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RENEE - When a teenage boy is disciplined with probation for an issue regarding chastity, is it standard that he is prohibited from wearing a white dress shirt to sacrament meeting - (in addition to not being allowed to pass the sacrament, offer prayers, hold a calling, etc.) If he does wear a white shirt, he is not allowed into the chapel until the sacrament has already been passed? Isn't that like forcing him to wear a scarlet letter?
If our charitable deeds should not be done for all people to see, then shouldn't misdeeds (especially adolescent ones that have been duly handled with the proper authority) also be done in kind?

JOEL - You did not provide a valid Email address so that is why you are hopefully seeing the answer to your question here.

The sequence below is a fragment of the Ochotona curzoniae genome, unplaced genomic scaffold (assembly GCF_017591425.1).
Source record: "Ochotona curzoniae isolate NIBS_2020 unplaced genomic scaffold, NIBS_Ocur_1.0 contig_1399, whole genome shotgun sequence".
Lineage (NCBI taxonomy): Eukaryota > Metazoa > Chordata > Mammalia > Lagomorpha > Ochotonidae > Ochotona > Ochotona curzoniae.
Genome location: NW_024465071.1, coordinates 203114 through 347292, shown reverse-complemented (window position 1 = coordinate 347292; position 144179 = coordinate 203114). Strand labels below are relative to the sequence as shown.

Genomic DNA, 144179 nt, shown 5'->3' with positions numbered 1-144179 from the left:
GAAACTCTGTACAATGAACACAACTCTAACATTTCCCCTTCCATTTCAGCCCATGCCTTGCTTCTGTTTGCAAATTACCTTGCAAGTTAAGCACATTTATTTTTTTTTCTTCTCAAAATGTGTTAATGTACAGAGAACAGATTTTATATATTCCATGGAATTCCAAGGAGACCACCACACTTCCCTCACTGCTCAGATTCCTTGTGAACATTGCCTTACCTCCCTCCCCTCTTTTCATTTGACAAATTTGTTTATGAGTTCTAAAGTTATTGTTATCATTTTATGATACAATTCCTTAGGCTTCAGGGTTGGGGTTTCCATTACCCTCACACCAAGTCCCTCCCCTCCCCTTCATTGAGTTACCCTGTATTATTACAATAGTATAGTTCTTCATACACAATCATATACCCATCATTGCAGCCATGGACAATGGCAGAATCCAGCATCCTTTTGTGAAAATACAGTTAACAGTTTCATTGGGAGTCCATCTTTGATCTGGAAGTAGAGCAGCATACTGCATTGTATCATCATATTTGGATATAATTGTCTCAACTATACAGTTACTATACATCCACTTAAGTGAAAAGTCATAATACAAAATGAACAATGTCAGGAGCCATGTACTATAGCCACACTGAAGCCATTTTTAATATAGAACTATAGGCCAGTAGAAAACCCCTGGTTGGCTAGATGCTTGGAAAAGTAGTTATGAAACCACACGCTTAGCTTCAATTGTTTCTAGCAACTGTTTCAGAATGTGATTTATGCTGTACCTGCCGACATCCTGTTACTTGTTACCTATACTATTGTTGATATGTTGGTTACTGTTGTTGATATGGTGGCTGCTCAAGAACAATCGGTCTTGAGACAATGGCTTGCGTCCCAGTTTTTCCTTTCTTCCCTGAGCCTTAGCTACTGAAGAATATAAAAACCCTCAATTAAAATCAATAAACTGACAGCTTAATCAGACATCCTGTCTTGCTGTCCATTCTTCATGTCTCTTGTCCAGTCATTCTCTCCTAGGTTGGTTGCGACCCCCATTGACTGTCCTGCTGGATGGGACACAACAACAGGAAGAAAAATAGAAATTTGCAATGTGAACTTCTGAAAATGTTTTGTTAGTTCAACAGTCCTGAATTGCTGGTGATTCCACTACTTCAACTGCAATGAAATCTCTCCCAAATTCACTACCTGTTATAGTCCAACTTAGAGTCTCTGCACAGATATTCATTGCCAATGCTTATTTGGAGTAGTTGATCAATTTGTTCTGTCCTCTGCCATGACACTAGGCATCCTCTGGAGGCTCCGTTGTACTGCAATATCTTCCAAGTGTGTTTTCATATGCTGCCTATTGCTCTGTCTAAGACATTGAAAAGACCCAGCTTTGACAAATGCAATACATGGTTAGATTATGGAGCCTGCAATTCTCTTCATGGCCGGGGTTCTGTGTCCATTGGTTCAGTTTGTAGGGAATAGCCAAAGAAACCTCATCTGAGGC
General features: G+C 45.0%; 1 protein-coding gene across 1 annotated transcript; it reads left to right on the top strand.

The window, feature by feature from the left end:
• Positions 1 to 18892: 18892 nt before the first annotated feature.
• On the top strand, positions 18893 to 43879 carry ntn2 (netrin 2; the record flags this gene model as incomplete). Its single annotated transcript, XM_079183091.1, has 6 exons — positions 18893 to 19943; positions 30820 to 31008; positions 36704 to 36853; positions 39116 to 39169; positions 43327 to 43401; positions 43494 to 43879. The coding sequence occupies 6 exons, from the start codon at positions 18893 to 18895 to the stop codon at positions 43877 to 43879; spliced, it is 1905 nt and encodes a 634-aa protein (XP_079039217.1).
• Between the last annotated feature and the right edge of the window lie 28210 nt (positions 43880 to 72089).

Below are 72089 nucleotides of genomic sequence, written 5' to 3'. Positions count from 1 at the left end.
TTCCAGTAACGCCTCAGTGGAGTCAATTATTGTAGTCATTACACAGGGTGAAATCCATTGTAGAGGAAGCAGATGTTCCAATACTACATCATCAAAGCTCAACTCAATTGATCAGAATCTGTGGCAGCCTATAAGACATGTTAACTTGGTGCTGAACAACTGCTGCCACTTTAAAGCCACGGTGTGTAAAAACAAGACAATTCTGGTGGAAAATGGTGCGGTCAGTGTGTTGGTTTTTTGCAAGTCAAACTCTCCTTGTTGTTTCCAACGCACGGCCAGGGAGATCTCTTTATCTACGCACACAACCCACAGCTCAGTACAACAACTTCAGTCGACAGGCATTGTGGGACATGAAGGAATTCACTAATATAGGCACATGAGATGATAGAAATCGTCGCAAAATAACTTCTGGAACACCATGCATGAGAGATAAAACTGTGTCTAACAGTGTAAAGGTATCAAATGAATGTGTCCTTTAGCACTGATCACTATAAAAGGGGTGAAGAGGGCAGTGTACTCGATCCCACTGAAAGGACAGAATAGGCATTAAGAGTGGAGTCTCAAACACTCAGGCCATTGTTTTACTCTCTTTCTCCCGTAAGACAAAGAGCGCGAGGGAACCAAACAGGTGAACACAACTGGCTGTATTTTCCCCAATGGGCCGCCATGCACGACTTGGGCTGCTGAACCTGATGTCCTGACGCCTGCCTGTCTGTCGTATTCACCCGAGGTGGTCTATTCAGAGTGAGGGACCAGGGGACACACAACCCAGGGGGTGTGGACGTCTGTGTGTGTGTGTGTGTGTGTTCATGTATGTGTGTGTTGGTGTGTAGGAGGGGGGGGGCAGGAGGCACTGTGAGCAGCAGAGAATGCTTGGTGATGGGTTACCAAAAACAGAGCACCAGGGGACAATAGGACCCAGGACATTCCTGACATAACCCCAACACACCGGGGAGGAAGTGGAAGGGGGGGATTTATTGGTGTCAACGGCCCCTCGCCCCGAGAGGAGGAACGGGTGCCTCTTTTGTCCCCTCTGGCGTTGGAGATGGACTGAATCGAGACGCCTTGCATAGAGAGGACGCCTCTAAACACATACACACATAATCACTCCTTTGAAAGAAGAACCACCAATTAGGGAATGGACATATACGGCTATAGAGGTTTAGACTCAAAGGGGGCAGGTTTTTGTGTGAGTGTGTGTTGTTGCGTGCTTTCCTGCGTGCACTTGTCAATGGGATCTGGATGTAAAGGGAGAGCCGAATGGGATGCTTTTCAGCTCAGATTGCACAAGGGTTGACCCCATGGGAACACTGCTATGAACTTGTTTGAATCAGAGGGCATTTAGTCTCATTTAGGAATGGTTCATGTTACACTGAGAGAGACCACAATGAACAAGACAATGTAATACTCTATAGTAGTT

Most of what you have said is absolutely correct, especially that last statement. However, he could most deffinatly still wear a white shirt and tie and sit in on the entire Sacrament meeting, but perhaps not partake the sacrament when it passes by him. I have never heard what you said being prohibited as a requirement for discipline. The only reason I can think of where a Bishop might counsel (not prohibit) a boy to not wear a white shirt and/or tie, is so that the other Aaronic priesthood boys would not cause him any embarrassment if they ask him to participate in administering the sacrament. If he is not wearing a white shirt or tie they simply wouldn't ask him or expect him to, thus avoiding the embarrassment of him having to tell them he is not allowed. I can even see the Bishop advising the boy (who is wearing a white shirt and tie) to not be in the chapel during the Sacrament, because other members who see him sitting there properly dressed to participate but isn't, might wonder why. If he is not in the chapel everyone would just think he was absent that day or late for church, plus noone would see him not taking the sacrament. Bishops are very considerate of the boy's feelings and do all they can to make their repentence process as painless as possible. The way this is handeled would depend on the boy's personality, character, and level of faith. Any restrictions placed on a boy by the Bishop might differ from one case to the next. Church discipline is (supposed to be) a very private and confidential matter. There could be many members in the congregation undergoing some form of discipline and noone else would know about it or notice it unless they were personally involved in the situation that brought about the discipline.

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